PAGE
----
What ever happened to all the toxic waste dumped in Ross Island in the '90s? Is it still just sitting there? If so, what's the city's plan for cleaning it up and making the Willamette less of a polluted mess than it is currently? —Katie Wishart
Toxic waste? What toxic waste? Say, wanna see our new park?
OK, OK—there is some toxic waste at the bottom of the Ross Island lagoon. I hit up Ye Riverkeeper, Travis Williams, for the backstory:
In the '20s, Ross Island Sand & Gravel started harvesting gravel and sand from the bottom of the Ross Island lagoon, eventually creating a deep, underwater pit. In 1992, the Port of Portland decided this pit would be a good place to start dumping waste.
Then, in 1998, RIS&G accidentally dug up 6,300 cubic yards of said waste, convincing the Port that maybe this wasn't such a hot idea after all, and leading to the controversy you probably remember.
In fairness to the Port, there's toxic waste, and there's toxic waste. What was dumped at the site by the Port of Portland in the '90s—coal tar and paint chips—is fairly wholesome by toxic waste standards. I wouldn't want my sister to marry it, but it probably won't create mutant, superintelligent trout with a taste for human flesh. (At least, not very many.)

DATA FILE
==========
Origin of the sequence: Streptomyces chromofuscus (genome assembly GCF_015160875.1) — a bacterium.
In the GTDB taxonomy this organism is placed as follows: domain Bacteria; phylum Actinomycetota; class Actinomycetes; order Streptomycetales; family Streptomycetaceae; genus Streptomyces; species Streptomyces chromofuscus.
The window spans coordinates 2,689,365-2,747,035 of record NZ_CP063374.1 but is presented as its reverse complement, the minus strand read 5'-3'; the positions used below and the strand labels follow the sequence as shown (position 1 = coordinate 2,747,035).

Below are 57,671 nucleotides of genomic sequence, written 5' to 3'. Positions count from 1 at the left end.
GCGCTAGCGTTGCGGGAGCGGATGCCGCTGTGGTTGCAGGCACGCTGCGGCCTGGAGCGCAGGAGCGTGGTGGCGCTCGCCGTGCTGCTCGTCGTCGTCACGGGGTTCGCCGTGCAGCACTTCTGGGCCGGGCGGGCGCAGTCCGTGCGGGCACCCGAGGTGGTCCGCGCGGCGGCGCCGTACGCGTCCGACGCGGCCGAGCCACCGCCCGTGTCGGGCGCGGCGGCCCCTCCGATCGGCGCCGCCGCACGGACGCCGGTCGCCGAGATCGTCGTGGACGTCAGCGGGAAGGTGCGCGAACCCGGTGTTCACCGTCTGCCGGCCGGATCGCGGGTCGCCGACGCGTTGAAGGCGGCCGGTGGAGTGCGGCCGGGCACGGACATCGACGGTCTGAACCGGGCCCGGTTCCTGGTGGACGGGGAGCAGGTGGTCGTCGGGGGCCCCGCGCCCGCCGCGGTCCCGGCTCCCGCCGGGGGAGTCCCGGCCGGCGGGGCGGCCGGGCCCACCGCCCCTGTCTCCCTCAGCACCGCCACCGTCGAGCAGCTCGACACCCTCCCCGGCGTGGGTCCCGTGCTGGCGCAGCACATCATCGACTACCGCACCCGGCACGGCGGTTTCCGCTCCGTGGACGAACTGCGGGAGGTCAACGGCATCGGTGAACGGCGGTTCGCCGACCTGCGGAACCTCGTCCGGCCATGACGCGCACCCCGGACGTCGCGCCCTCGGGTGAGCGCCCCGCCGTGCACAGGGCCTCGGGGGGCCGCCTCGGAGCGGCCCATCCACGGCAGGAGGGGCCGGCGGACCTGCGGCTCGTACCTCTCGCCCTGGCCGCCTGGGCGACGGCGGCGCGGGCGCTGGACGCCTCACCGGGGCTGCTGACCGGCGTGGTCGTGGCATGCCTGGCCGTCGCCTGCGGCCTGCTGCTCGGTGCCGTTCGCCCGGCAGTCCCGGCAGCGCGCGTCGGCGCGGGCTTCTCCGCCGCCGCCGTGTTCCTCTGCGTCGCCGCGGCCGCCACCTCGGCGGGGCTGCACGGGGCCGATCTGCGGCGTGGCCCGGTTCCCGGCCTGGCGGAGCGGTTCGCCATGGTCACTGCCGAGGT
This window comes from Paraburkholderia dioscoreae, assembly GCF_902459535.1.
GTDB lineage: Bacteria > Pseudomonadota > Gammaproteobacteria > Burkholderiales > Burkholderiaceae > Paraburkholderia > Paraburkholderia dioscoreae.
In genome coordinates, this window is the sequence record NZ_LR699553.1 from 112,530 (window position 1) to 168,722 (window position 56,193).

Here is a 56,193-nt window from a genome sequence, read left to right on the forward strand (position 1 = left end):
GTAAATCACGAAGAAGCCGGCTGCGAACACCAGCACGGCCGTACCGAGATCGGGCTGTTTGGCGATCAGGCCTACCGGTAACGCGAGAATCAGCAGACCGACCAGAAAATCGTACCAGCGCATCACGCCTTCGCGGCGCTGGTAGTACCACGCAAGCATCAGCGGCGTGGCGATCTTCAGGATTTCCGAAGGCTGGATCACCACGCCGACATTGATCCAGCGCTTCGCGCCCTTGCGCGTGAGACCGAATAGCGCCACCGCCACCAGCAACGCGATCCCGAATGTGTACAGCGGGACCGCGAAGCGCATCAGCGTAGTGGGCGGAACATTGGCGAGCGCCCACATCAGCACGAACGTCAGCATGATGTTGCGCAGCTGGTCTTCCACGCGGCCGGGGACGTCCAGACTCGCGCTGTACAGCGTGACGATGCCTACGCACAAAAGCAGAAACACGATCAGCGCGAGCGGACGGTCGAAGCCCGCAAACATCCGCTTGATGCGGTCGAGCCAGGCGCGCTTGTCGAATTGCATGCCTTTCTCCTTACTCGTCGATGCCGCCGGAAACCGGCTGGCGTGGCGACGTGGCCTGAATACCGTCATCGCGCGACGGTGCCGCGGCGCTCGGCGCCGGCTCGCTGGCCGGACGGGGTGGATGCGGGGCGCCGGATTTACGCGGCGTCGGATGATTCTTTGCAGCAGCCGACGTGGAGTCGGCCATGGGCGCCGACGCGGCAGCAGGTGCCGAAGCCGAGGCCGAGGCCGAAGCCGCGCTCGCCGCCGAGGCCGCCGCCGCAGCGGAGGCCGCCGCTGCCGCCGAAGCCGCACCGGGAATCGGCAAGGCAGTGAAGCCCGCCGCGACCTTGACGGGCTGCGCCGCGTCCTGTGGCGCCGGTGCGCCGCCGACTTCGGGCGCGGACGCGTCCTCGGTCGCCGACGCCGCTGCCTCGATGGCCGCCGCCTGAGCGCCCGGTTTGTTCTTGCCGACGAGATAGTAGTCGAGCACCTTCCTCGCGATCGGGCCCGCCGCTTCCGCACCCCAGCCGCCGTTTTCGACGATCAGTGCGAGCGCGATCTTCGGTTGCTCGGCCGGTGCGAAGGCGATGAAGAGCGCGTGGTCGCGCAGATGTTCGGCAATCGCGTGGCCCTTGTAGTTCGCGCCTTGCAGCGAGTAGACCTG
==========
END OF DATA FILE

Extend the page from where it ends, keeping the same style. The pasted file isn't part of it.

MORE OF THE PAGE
The plan for dealing with it is called "natural recovery," which is the environmental-mitigation term of art for what you or I might call "nothing." You dump some nice, clean dirt on top of the nasty, ugly dirt in the pit, tell everybody not to dig there anymore, and wait for nature to break down the bad stuff. It's sort of like when you break a light bulb, sweep the shards under the rug, and crunch the bulge down with your foot: As long as nobody moves the rug, everything's cool. Kinda.